Bless those saints
THE SARDINE SEASON IS OFFICIALLY OPEN! WITH JUNE COME THE FESTIVITIES AROUND THE PAGAN SAINTS OF PORTUGAL THAT OPENS OUR SARDINE SEASON, CULMINATING IN THE FATTEST SARDINES BY THE END OF AUGUST. THIS MONTH I’M GOING TO TRY TO PASS ON CENTURIES OF KNOWLEDGE OF HOW TO CHOOSE YOUR SARDINES, LIGHT YOUR BBQ, GRILL THEM AND EAT THEM, SO HOLD TIGHT, IT’S GOING TO BE A FUN ONE
First things first
Sardines provide plenty of essential nutrients, earning them a place close to the top of the lists for superfoods you should be eating. These nutritional powerhouses may have a bit of a bad reputation due to their strong taste and smell, but if you know what to do with them, you’ll be able to reap the potential health benefits of these small fish.
Sardines are supercharged with vitamins like B-12 and D linked to health benefits against cancer, heart disease and also arthritis. You’ll also find minerals like calcium, iron, phosphorus and potassium, that will help keep good bone structure and muscle function but also in the production of red blood cells and blood pressure.
And last but not least we cannot forget the omega-3 fats that protect you against heart disease.
Sardines are also among the fish with the lowest presence of mercury making them one of the safest fish to eat.
Visiting your Fishmonger
When going out to buy your sardines it’s really important to know what you are looking for but in true honesty nothing beats a good trustworthy fishmonger, so my first advice is to buy from someone locally, that you or someone you know has good experience with and ask for his advice.
However it is up to you to know what you’re buying so here is the crash course on sardine choosing:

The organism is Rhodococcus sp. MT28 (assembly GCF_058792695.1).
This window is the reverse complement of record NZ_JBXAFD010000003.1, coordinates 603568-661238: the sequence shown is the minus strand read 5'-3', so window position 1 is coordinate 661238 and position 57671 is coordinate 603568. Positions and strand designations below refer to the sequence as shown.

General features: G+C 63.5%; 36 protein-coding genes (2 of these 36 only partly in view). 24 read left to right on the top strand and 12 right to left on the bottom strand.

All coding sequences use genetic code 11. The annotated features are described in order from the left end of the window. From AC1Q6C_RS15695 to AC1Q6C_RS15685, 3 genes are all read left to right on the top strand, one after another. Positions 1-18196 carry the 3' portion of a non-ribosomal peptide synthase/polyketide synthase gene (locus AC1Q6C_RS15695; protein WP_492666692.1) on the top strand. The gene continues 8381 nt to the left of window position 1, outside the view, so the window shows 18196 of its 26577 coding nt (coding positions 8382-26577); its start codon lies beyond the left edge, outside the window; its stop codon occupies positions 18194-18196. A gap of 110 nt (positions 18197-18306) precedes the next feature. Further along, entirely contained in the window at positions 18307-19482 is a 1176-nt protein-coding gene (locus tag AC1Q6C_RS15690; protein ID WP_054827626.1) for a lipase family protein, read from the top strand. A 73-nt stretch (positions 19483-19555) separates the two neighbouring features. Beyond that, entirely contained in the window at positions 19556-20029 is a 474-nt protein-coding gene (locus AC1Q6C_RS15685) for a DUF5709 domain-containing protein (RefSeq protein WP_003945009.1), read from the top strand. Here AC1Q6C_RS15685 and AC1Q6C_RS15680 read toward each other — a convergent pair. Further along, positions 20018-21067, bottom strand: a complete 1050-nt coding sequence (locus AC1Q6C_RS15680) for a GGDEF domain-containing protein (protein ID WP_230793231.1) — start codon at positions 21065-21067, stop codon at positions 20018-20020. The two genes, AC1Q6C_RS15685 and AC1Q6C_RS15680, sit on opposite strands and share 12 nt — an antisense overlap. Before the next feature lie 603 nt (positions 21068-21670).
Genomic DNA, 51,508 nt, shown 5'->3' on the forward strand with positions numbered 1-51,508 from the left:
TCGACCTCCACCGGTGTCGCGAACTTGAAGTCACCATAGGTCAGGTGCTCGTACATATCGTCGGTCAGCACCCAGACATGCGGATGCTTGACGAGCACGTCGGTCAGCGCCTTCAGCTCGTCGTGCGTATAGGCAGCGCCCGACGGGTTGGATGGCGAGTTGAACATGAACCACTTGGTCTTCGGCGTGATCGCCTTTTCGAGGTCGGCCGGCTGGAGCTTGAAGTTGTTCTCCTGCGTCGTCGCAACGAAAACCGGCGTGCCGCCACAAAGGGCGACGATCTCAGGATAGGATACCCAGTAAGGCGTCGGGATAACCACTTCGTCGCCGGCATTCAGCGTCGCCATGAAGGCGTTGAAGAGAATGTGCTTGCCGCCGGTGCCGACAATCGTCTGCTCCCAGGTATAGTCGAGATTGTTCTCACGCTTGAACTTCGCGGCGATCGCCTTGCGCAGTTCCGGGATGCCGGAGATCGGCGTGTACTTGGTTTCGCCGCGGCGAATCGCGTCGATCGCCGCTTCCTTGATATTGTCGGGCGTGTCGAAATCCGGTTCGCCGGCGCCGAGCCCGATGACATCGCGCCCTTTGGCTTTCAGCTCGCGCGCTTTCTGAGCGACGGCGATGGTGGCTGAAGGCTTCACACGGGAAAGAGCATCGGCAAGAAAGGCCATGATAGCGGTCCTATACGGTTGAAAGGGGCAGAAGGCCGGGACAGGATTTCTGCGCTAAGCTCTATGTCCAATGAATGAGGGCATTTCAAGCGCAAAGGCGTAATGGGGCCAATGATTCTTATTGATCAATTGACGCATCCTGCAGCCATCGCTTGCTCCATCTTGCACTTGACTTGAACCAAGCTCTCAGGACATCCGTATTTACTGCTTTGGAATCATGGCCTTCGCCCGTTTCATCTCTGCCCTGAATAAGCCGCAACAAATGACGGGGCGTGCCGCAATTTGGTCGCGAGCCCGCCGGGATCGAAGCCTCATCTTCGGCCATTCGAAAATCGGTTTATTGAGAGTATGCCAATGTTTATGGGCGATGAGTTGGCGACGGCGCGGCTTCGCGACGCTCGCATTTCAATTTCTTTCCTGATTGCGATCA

Choose small fish – the smaller the fish, the tastier and fattier it will be. There is even a saying in Portugal that goes something like this: “The woman and the sardine should always be small”, meaning that they will be the tastier and softer.
The skin should be shiny without discolouration – a dull skin indicates that is not fresh.
The gills should be bright red – if brownish or pinkish, the fish won’t be fresh.
The eyes must be bright with a transparent cornea and black pupil – avoid fish with hollow eyes, bloody cornea and / or grey and distorted pupil.
The scales should be stuck on – If there are scales missing or broken it may mean the fish has not been handled properly
The flesh should be firm, when you pick up the fish lightly it should feel firm – time softens the fish, so the firmer the fresher.
It should smell of the sea – if it smells sour or of ammonia, it indicates that the quality may be compromised.
Take it home and keep it cool.
Now that you have your fish you’d better head home. Gently place them into a cooler bag, so the heat doesn’t change the properties and quality of the sardines.
Sardines should always be prepared and eaten on the day you’ve bought them, so place them in the fridge and leave them there up to 20 minutes before you cook them.
You can save them for the next day if you really have to, so place them in the coldest part of the refrigerator – which is generally the shelf above the drawer for vegetables.